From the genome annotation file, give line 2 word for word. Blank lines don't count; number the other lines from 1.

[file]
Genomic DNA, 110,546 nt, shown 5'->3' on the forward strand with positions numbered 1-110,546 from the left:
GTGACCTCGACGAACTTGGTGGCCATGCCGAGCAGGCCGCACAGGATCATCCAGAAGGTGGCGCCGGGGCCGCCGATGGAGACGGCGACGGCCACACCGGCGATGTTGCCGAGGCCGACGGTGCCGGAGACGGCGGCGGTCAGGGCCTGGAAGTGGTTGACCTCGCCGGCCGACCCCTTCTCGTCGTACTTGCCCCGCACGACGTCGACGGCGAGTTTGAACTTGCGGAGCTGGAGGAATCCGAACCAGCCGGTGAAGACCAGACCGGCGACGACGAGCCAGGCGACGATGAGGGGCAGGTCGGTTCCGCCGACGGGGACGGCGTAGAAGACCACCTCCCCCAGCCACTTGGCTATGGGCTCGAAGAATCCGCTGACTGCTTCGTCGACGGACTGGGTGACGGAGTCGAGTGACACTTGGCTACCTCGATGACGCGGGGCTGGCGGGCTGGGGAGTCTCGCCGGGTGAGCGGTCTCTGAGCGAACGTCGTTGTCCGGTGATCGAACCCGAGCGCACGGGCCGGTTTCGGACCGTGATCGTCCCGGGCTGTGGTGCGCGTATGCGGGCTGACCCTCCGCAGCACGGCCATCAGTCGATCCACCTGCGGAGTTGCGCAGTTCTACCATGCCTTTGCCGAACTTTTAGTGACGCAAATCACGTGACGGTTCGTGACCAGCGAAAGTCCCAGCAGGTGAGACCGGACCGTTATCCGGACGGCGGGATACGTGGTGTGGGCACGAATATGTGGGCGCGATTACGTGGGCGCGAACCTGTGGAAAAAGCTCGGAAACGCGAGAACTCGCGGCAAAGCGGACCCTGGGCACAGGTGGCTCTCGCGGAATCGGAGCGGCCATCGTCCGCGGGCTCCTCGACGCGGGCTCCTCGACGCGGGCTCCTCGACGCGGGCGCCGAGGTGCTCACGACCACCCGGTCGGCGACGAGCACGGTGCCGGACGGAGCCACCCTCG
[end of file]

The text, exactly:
GTGACCTCGACGAACTTGGTGGCCATGCCGAGCAGGCCGCACAGGATCATCCAGAAGGTGGCGCCGGGGCCGCCGATGGAGACGGCGACGGCCACACCGGCGATGTTGCCGAGGCCGACGGTGCCGGAGACGGCGGCGGTCAGGGCCTGGAAGTGGTTGACCTCGCCGGCCGACCCCTTCTCGTCGTACTTGCCCCGCACGACGTCGACGGCGAGTTTGAACTTGCGGAGCTGGAGGAATCCGAACCAGCCGGTGAAGACCAGACCGGCGACGACGAGCCAGGCGACGATGAGGGGCAGGTCGGTTCCGCCGACGGGGACGGCGTAGAAGACCACCTCCCCCAGCCACTTGGCTATGGGCTCGAAGAATCCGCTGACTGCTTCGTCGACGGACTGGGTGACGGAGTCGAGTGACACTTGGCTACCTCGATGACGCGGGGCTGGCGGGCTGGGGAGTCTCGCCGGGTGAGCGGTCTCTGAGCGAACGTCGTTGTCCGGTGATCGAACCCGAGCGCACGGGCCGGTTTCGGACCGTGATCGTCCCGGGCTGTGGTGCGCGTATGCGGGCTGACCCTCCGCAGCACGGCCATCAGTCGATCCACCTGCGGAGTTGCGCAGTTCTACCATGCCTTTGCCGAACTTTTAGTGACGCAAATCACGTGACGGTTCGTGACCAGCGAAAGTCCCAGCAGGTGAGACCGGACCGTTATCCGGACGGCGGGATACGTGGTGTGGGCACGAATATGTGGGCGCGATTACGTGGGCGCGAACCTGTGGAAAAAGCTCGGAAACGCGAGAACTCGCGGCAAAGCGGACCCTGGGCACAGGTGGCTCTCGCGGAATCGGAGCGGCCATCGTCCGCGGGCTCCTCGACGCGGGCTCCTCGACGCGGGCTCCTCGACGCGGGCGCCGAGGTGCTCACGACCACCCGGTCGGCGACGAGCACGGTGCCGGACGGAGCCACCCTCG